The meadow will consist of native plants, accustomed to growing in our campus soil.  So the workmen did not improve the area.  Instead the existing lawn grass was killed and each new plant had a hole drilled to receive it. (See the man drilling above right.)  As each section was planted, a light layer of mulch was spread (see above left). This willl be the only addition to the planting area. For the first year or two the meadow will be hand-weeded, but after that it will need only a single spring mowing and once-over to remove any invasive tree seedlings.

The meadow already has people who care for it.  Snow covered the meadow the day after it was planted, but once the snow melted, the area dried quickly and our new horticulturalist, Kyle Olsen, was seen staying late to give the entire meadow a good watering.

Naming is a nuanced issue here at Collington, but many of us will always think of this area as “Jane’s Meadow.”

The Collington Road Warriors — Resurfacing Continues

From our photo correspondent Marian Fuchs, some nice photos and explanation:

This morning the crew have been paving the path behind our house.  I thought you might enjoy seeing some pictures of the men and equipment at work.  It’s precision work, and fun to watch their expertise.

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Here’s a pic of the crew paving behind our house.  I was particularly impressed by the fact that this driver could do his rolling backwards as well as forwards!

Full set:

Goals, Principles, and Values in Planning

The more we get into resident participation in every level of planning, from space design to long term strategic planning, I am coming more and more to understand how important it is to structure discussions in ways that everyone can engage.  We all think about things differently, and we give our best thoughts when those thoughts are stimulated in a variety of  parallel ways.

In part it is about meeting process, listening, and meeting leadership, and there will surely be much discussion about that as we go forward.

But here I want to focus on the importance of values, goals and principles.  What I am seeing again and again is that when we get caught too early in the weeds, it is very hard to pull together and keep moving to decisions and beyond.  So I have become an advocate of focusing early on goals, values and principles, and getting agreement on those as a tool for resolving disagreements.

Some recent examples from Collington.  Back when we were discussing the so-called “transition process,” that is the process why which decisions are made about the appropriate level of care within our continuum for a resident, we started off talking about a lot of specifics, and trying to write policy out of those specifics.  There was a lot of anxiety from both residents and staff.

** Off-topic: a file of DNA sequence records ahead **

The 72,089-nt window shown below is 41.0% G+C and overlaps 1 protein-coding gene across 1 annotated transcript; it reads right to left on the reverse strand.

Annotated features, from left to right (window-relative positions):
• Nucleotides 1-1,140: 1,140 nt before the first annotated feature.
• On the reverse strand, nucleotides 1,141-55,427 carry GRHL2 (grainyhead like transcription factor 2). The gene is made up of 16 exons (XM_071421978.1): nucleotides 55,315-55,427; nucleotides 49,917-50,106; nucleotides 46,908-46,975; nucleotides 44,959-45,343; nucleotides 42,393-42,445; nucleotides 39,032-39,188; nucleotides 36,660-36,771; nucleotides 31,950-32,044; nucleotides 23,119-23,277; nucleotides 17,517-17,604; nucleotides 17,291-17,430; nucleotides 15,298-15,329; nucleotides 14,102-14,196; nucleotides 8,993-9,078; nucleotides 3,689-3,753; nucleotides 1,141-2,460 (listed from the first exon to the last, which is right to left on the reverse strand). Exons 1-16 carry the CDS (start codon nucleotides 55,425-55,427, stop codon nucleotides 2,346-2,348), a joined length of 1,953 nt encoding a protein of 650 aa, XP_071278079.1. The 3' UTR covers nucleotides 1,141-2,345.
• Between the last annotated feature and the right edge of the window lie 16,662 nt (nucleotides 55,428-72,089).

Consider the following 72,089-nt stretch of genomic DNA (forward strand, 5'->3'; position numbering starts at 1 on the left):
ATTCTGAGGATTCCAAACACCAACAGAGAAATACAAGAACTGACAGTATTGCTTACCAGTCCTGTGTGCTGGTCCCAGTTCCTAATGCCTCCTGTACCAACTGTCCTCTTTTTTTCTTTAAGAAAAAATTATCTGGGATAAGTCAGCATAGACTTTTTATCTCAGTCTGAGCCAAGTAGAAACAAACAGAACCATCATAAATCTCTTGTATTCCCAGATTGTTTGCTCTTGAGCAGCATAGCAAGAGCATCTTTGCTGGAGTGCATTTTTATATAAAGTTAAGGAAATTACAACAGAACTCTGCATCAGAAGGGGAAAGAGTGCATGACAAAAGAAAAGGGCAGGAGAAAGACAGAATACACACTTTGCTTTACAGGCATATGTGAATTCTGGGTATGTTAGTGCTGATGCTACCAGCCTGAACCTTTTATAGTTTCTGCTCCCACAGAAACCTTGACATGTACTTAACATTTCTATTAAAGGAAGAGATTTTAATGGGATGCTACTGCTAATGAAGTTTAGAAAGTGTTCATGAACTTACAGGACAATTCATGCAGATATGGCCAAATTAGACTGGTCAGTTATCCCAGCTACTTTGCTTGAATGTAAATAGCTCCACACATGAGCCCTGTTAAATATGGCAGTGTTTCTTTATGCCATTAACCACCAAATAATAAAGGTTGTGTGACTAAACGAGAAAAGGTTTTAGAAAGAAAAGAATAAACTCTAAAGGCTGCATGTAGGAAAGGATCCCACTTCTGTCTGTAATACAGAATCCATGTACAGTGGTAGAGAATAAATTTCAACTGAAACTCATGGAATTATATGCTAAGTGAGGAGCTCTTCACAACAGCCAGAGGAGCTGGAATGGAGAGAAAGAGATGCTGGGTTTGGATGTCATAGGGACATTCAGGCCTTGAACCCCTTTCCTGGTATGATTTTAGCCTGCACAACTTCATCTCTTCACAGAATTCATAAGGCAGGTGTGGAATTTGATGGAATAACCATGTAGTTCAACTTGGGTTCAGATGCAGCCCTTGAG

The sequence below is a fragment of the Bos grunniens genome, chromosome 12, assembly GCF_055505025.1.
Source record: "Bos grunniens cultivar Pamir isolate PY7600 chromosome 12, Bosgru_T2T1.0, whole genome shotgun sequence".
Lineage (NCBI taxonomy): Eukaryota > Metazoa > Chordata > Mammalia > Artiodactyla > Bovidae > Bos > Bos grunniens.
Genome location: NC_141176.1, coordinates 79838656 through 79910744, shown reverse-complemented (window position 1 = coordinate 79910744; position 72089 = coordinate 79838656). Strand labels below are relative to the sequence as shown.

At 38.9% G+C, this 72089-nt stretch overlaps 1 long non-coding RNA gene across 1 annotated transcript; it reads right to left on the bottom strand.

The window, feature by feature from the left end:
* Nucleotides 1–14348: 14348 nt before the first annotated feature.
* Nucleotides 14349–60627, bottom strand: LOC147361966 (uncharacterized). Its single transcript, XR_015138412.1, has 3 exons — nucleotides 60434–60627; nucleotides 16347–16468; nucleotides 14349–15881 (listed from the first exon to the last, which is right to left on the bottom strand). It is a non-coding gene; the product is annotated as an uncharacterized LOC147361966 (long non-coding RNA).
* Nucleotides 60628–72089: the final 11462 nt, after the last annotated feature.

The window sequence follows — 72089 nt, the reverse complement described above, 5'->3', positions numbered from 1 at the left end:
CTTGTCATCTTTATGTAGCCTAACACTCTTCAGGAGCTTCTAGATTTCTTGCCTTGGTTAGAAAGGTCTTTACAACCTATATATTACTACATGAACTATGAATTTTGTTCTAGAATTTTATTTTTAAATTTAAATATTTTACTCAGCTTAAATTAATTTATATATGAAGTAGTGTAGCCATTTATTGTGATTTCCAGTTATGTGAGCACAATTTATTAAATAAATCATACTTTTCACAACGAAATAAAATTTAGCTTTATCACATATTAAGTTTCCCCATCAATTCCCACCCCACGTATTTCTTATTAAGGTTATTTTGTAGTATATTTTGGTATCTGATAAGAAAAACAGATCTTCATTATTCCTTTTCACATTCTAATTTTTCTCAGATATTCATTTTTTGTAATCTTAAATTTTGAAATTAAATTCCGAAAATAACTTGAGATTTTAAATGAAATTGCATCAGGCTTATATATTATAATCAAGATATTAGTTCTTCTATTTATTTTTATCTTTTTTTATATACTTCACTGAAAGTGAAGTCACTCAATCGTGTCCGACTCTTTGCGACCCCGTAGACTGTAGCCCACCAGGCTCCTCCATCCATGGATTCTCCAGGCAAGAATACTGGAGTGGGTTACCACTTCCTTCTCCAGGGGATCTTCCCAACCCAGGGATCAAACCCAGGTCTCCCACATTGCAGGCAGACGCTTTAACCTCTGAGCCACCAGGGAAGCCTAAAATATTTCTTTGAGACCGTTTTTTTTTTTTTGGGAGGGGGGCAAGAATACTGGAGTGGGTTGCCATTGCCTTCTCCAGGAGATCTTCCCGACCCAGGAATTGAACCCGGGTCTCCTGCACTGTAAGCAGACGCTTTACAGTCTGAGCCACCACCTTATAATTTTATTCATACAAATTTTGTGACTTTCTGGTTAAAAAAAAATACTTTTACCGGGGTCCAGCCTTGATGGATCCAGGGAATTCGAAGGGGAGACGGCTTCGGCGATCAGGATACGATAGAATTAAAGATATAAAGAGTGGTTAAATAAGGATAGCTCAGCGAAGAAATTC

So we backed off, and agreed on principles first.  In particular we led with the most important principle, that of resident autonomy.  The simple idea was that absent certain very limited exceptions, the decision was ultimately that of the resident, or “patient self-detirmination,” as we called it.  The principle, particularly when expanded and qualified in other principles, made it remarkably easy to resolve other issues as they came up.  The policy summary is here.

A very different example occurred at one of the excellent meetings that the Districts have been having about how to improve our central courtyard. No suprize that that discussion brings up very powerful feelings about space, community, design, etc.  So, there it has been suggested that an initial focus on goals and principles might be very helpful, rather than getting bogged down in the merits of specific suggestions.

Here, then, are some possible goals and principles that might be a draft which, after input and changes, might be appropriate for this particular situation.  They are offered more as an example of the approach than for the specifics.

The courtyard should be usable for as large amount of the year as possible.

The courtyard should be usable by as high a proportion of our residents as possible.

The courtyard should provide a powerful visual focus for our community.

The courtyard should foster communication and connection within, and even beyond, our community.

The courtyard should be maintainable at a reasonable cost.

As we move forward, I think we will see more and more the utility of this approach.